Modern: Izzet Tempo and Topdeck consistency

Magic: the Gathering

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Modern: Izzet Tempo and Topdeck consistency

Today, we'll present a detailed vision of one of the most important decks in Modern today: Izzet Tempo!

By Gabriel, 09/10/21, translated by Romeu, with help from our readers

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September started, and we already had our first challenge on the 09/05 with the famous UR Tempo reaching the first place! Since the arrival of Modern Horizons II, this archetype has shown that it is here to stay and dictate a new era of the format, so I came to the conclusion that this is the perfect time to talk about this deck, which has been showing a lot of presence and impact in Modern.

The List

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Here we have a pretty straightforward version of what the deck is today. The only "notable difference" from the conventional maindeck is a single copy of Engineered Explosives:

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The card is probably there to deal against cards from the current meta, such as Rhino tokens from Crashing Footfalls, all 0 cost creatures from Hammer Time, tokens from Urza's Saga, and maybe even in a moment with the most unbalanced table, cast it with 1 counter, and deal with another range of permanents, like Ragavan, Nimble Pilferer and Dragon's Rage Channeler on a mirror, Sigarda's Aid and Colossus Hammer against the aforementioned Hammer Time, among other various possibilities that are within reach of this very versatile artifact. But let's also talk about the gears that make the deck work with consistency and precision: the deck's key parts and supports!
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Just a look and we can see that the list uses practically the best and most placed spells in red and blue, benefiting both from classics like Lightning Bolt, Serum Visions and Thought Scour, that were always present in the attempts to create this archetype in Modern, as with the new weapons of this diverse arsenal, which are our main focus here, where we will see the cards that made Izzet Tempo not only a viable option in the format, but one of the main decks that dictate how Modern is today.

Instants and Sorceries

When we talk about Izzet Tempo, we immediately think of the creatures that threaten us so much and impact the board. But without the support of the spells that surround them, they would hardly be all that menacing... And, in fact, recent sets have changed the world of instants and sorceries quite a bit.
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Starting with the new favorite cantrip of Izzet colors... well, Prismari colors actually! Yes, I'm talking about Expressive Iteration, a card that, even though it costs one more mana than the usual cantrips of the format, also "draws" one more card, which becomes powerful in a deck with such a low curve, often taking advantage of cards like Mishra's Bauble, lands, or even the proactive cost 1 cards. Speaking of cost 1 proactive spells, Unholy Heat is here as one of the strongest removals ever released, mostly for its versatility. Being a powerful weapon against creatures and planeswalkers, it's a fair early game removal, dealing with a relevant number of targets with 2 toughness or loyalty, but as this deck is designed to quickly hit Delirium, it's perfectly possible and likely to see the card at its maximum potential and range, so few creatures and planeswalkers in the format can take an Unholy Heat and survive to tell the story later. Another thing that always comes to mind when we talk about this type of deck is counterspells, and here we have a "new classic", Counterspell. Being one of the most emblematic cards since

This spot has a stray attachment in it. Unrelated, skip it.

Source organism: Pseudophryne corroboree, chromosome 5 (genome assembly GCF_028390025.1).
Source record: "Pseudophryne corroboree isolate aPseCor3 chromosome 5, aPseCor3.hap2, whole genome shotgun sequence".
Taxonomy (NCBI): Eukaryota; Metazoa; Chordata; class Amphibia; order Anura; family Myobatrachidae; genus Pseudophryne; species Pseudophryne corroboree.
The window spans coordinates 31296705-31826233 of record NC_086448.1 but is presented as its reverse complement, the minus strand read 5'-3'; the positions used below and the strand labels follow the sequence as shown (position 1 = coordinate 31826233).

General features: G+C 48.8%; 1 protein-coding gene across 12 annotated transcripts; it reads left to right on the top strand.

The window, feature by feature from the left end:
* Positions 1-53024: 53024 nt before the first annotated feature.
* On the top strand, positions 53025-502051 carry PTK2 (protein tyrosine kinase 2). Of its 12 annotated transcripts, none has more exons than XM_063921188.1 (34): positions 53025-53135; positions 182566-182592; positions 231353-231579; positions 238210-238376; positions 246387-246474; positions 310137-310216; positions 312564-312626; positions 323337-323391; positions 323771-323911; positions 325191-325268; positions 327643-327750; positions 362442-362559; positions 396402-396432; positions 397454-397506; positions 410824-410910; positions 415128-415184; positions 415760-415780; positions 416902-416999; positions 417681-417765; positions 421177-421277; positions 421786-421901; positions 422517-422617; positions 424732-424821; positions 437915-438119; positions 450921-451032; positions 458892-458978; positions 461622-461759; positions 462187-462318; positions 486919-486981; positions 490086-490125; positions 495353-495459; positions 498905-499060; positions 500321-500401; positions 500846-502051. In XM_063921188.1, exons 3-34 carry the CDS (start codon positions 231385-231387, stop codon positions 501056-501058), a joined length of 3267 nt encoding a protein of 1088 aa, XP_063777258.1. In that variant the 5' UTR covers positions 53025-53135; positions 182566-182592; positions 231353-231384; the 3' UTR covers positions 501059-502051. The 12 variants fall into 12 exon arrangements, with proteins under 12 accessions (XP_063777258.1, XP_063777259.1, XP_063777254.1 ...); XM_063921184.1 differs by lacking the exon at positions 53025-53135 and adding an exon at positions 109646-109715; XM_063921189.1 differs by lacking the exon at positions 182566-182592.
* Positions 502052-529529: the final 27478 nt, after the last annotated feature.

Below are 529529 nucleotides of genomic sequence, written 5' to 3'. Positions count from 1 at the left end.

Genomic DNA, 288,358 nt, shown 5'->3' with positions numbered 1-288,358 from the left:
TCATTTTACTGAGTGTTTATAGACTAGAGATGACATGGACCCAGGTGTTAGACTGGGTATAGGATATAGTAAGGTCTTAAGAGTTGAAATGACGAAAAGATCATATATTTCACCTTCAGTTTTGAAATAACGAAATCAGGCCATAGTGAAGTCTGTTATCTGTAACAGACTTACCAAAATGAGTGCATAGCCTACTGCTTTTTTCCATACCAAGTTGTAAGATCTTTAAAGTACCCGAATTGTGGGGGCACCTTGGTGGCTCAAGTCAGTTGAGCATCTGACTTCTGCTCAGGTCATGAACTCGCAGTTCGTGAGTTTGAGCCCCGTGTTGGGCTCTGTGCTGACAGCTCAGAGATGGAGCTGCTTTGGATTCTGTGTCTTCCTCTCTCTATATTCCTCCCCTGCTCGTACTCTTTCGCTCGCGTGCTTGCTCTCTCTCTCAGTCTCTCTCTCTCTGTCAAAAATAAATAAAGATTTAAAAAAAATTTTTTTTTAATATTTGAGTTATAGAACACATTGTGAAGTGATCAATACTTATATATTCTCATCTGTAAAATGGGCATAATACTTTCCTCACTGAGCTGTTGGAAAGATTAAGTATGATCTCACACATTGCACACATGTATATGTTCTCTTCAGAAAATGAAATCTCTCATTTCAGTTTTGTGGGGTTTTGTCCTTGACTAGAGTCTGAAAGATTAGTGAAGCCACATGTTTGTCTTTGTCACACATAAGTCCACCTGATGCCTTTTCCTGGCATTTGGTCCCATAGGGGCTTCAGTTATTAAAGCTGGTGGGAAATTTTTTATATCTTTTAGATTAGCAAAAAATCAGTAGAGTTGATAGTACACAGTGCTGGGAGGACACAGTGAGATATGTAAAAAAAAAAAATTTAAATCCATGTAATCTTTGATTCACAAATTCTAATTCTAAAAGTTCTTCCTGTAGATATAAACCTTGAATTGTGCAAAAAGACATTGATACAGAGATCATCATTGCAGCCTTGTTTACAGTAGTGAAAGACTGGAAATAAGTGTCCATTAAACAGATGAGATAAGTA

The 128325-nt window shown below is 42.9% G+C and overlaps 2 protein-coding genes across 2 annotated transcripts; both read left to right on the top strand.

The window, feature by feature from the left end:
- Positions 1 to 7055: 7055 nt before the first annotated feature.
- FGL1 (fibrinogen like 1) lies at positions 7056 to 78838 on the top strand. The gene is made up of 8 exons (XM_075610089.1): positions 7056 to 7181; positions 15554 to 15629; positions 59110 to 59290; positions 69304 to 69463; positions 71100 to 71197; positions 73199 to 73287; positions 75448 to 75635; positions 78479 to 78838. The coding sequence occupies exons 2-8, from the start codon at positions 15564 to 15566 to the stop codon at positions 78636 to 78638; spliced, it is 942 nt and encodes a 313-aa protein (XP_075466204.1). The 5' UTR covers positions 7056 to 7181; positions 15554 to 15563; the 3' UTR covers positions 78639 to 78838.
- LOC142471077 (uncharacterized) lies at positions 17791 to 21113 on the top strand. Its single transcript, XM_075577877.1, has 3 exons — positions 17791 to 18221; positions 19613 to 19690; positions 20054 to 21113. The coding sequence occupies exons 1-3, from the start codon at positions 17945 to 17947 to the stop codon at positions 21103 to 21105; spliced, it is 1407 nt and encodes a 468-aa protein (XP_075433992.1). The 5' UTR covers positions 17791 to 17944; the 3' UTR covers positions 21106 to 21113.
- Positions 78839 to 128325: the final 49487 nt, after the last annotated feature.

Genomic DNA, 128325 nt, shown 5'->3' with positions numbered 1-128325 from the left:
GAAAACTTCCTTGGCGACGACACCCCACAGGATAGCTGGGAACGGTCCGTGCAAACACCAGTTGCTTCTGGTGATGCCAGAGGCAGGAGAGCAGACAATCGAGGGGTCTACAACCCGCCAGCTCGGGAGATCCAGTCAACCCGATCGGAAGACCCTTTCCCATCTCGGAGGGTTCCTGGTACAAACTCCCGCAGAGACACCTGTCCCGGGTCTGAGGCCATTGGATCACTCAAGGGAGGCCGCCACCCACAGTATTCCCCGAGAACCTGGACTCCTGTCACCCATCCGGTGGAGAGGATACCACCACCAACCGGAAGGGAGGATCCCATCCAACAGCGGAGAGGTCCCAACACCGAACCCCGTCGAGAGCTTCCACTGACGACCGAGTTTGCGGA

Alpha

, Counterspell being legal in Modern has always been a great desire of many of the blue players in the format. Simple and effective, the card proves to be a powerful response to everything that enters the pile after turn two, regardless of its type, cost or almost any other factor, making it a lightweight resource that the opponent needs to consider throughout the game. We're talking about counters, board disruptions and card draws, so how about a card that does all three?
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Archmage's Charm It is one of the most efficient cards in contemporary Magic and has a cost-effectiveness that compensates for its relatively high mana value, as it is virtually the top of the curve in this deck.

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All of its functions are perfectly valid today, the only difference being its need at the time, especially for the ability to steal permanents with a mana value of 1 or less, which gains extra strength given the current metagame, which has great focus on this curve. In terms of versatility, Archmage's Charm is extremely relevant. All of these recent additions build a strong support base for decks that aim to gain in interaction and advantage, creating gaps in opposing decks for creatures to go through.

The Creatures